GFM Network News


This photo was taken on August 1, 2009. There was great crop growth, from old fashioned methods.

Cover crops and green manure

In the Palliser Triangle, cover crops aren’t the answer in a dry cycle

The current interest in soil health issues has expanded our thinking and spawned much research and new farm-scale work with many new-to-us plant species. Cover crops are planted in the non-commercial season to add diversity to the mix and juice up the soil organisms that go along with the different plants. In wet years, cover […] Read more

Farmers knowing the facts and understanding the public concerns are two important elements in showing the agriculture industry is doing its best toward proper land 
and livestock stewardship.

Defuse the potential for agriculture ‘Madvocacy’

Public Perception: Even with the facts, sometimes it is important to just listen

It seems that every day we are inundated with many opinions and ideas on what primary agricultural producers really need to do to improve the environment and serve our many masters. Based strictly on demographics, many of these intentions come from folks with little to no farm involvement or even those with an axe to […] Read more


What’s the impact of agricultural business mergers?

Are these companies merging to get stronger, or prepare for changing trends?

Are big agriculture company mergers a good or bad thing for the ag industry in general and for farmers specifically? “It is a big question that doesn’t have any real clear cut answers,” says Murray Fulton, a business professor at the University of Saskatchewan. Historically mergers haven’t been all that favourable in industry in general, […] Read more

The photo shows this old scribe in his young kid days giving advice to a farmer by phone — a very efficient way to do business back in the day when phones were answered. But, I was only able to help because the #12 Soils Map was right beside my phone. My first question was always, “Where are you from?” Then I could take a quick peek at the map and give a much better answer. Many thought I had the soils map in my head — 
but now the truth comes out.

Precision ag Step 1: soil maps

The most important part of precision agriculture is the soil maps of your fields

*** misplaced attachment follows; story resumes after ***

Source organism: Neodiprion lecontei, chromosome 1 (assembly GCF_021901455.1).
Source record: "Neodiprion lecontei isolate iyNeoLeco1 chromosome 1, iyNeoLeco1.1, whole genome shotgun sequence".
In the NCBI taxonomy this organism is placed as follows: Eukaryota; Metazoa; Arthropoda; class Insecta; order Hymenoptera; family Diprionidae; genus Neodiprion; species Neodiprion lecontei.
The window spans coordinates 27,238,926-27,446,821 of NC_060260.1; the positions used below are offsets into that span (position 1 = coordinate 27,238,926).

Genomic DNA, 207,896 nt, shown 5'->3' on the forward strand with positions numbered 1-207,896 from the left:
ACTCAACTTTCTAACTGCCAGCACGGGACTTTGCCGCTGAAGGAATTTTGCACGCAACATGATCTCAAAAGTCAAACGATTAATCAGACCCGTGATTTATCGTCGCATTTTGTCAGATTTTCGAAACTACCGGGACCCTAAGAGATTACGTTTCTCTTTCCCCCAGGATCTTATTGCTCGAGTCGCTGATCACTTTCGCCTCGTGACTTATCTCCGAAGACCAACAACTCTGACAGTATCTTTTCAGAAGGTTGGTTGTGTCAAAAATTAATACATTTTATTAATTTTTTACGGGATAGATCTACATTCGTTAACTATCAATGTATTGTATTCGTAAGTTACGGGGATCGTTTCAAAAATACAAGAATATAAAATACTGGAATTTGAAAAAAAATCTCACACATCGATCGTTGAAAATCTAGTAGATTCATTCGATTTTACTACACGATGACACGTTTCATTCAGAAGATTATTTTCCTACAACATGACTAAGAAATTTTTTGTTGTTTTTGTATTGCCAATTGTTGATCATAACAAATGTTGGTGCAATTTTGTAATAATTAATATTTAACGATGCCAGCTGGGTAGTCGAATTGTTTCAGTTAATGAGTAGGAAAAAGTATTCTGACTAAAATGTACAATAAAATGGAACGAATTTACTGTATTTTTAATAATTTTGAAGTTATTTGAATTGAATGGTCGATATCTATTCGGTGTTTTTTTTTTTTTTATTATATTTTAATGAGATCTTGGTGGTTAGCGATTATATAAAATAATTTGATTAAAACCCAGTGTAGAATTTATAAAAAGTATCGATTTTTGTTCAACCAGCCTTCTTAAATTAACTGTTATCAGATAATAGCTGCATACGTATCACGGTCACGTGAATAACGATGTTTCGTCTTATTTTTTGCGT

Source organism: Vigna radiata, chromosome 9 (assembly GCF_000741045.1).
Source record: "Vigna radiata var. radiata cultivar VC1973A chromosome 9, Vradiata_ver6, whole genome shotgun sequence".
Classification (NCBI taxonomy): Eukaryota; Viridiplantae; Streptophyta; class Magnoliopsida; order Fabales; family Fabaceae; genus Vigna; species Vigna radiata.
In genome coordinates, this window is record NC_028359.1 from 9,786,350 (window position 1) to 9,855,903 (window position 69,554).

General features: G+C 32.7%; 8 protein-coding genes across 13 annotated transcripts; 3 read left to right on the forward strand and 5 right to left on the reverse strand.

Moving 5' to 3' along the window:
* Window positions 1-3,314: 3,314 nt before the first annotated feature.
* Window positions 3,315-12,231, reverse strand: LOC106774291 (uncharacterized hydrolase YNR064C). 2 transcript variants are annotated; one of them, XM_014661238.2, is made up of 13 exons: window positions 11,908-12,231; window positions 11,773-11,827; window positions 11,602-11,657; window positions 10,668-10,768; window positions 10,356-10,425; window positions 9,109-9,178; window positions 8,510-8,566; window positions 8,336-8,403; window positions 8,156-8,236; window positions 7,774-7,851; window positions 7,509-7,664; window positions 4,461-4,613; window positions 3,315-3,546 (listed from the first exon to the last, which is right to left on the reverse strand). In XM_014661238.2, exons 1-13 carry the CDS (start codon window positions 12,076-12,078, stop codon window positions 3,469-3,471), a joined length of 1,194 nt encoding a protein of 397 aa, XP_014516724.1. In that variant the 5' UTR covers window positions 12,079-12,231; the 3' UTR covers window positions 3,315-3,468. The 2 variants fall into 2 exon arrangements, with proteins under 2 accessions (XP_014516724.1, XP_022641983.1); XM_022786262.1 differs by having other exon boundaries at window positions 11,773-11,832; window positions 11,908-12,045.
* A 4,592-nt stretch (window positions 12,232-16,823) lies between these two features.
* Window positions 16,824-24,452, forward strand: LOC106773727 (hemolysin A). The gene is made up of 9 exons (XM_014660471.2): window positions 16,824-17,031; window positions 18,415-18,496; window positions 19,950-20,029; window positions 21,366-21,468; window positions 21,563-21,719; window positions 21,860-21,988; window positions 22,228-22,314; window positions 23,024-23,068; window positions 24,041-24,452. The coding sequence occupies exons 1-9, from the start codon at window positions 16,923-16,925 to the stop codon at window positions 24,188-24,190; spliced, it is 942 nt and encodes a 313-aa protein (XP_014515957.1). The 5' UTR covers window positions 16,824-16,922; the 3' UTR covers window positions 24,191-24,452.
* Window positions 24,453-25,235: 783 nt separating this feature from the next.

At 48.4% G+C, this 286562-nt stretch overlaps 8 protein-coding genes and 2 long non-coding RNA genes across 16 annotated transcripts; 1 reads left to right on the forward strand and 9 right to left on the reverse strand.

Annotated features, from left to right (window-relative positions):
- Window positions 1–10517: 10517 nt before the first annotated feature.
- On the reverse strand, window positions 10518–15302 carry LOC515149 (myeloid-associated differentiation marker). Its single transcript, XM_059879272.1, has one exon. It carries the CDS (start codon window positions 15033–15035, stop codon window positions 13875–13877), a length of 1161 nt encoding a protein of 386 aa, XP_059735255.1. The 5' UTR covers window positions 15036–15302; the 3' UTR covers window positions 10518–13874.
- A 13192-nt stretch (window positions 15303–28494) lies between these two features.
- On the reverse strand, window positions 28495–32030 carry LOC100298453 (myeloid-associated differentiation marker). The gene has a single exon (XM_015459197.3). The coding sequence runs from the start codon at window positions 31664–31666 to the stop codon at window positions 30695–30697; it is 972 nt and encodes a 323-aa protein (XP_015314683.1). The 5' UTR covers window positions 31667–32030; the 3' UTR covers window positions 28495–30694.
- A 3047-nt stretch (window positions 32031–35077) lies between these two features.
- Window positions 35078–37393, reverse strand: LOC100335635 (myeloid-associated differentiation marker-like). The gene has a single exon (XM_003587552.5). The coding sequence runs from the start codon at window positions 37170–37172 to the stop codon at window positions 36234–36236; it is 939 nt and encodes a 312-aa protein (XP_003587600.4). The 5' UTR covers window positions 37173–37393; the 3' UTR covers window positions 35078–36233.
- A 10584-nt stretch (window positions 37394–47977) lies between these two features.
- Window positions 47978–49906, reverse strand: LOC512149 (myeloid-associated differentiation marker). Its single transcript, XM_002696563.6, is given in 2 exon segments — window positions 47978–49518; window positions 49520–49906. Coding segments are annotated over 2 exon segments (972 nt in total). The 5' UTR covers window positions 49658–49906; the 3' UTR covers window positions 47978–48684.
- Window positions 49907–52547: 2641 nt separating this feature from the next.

My first work on precision agriculture was actually in the 1960s and colleagues had been doing work on the idea before that. Back then it was all about identifying specific soil profile types in a field and trying to determine if their variable properties could be managed differently. Some things were clear: 1. Leached (white […] Read more


Keeping canola out of your soybean fields

Volunteer canola: 
Western Canada’s fourth 
most abundant weed

Volunteer canola is thriving in Western Canada. In the 1970s, volunteer canola was the 18th most abundant weed. Today it is the fourth most common in Western Canada. Volunteer canola is especially problematic where herbicide-resistant crops, like soybeans, are added to the rotation. Volunteer canola is a unique weed because it is derived from growing […] Read more



Aphanomyces disease symptoms in the field.

AAFC projects focus on aphanomyces root rot in pulse crops

Good management practices still the best way to control aphanomyces in the field

While improving management practices and reducing risk factors are still the best ways to avoid root rot in pulse crops, Agriculture and Agri-Food Canada (AAFC) researchers hope to find other tools. Syama Chatterton, an AAFC research scientist whose areas of expertise include diseases in pulse crops and soil borne diseases, is working on research projects that focus […] Read more

This photo shows the phosphorus response in a 1958 barley crop near Kindersley, Sask. The blue tinges showing in the “check” side of the 
photo are a result of the photo scanning.

What exactly is sustainability?

There are many ways to farm sustainably, and many ways to discuss the issue

A lot of recent farm press talks about sustainability. When I look up “sustainable” in Webster’s it says: ‘… a method of harvesting or using a resource so that resource is not depleted or permanently damaged…” The first time I remember that term used with respect to agriculture was when a respected farmer on Sceptre […] Read more


The best time to deal with a weed such as kochia is when it's small.

In-crop mechanical weed control

Controlling weeds mechanically can help overcome Group 2 resistant weeds in pulses

Group 2 resistant weeds are an annual problem for lentil producers. But there are a few outside-the-box methods that may give farmers better control than herbicide alone. University of Saskatchewan grad student Alex Alba led a study looking at three in-crop mechanical weed control methods, including: Tine harrows; Rotary hoe; and, Inter-row tillage. Alba used […] Read more

D3: The digital dumbing down

Not all information is better in the digital age. Especially data about the weather

We are now in “the information age.” Information, mostly good but sometimes sketchy, is literally at our fingertips. As I wrote this piece if a spelling error occurred, my software program underlined it in red. Then I quickly opened a web browser and put my spelling of the word into Google and up popped the […] Read more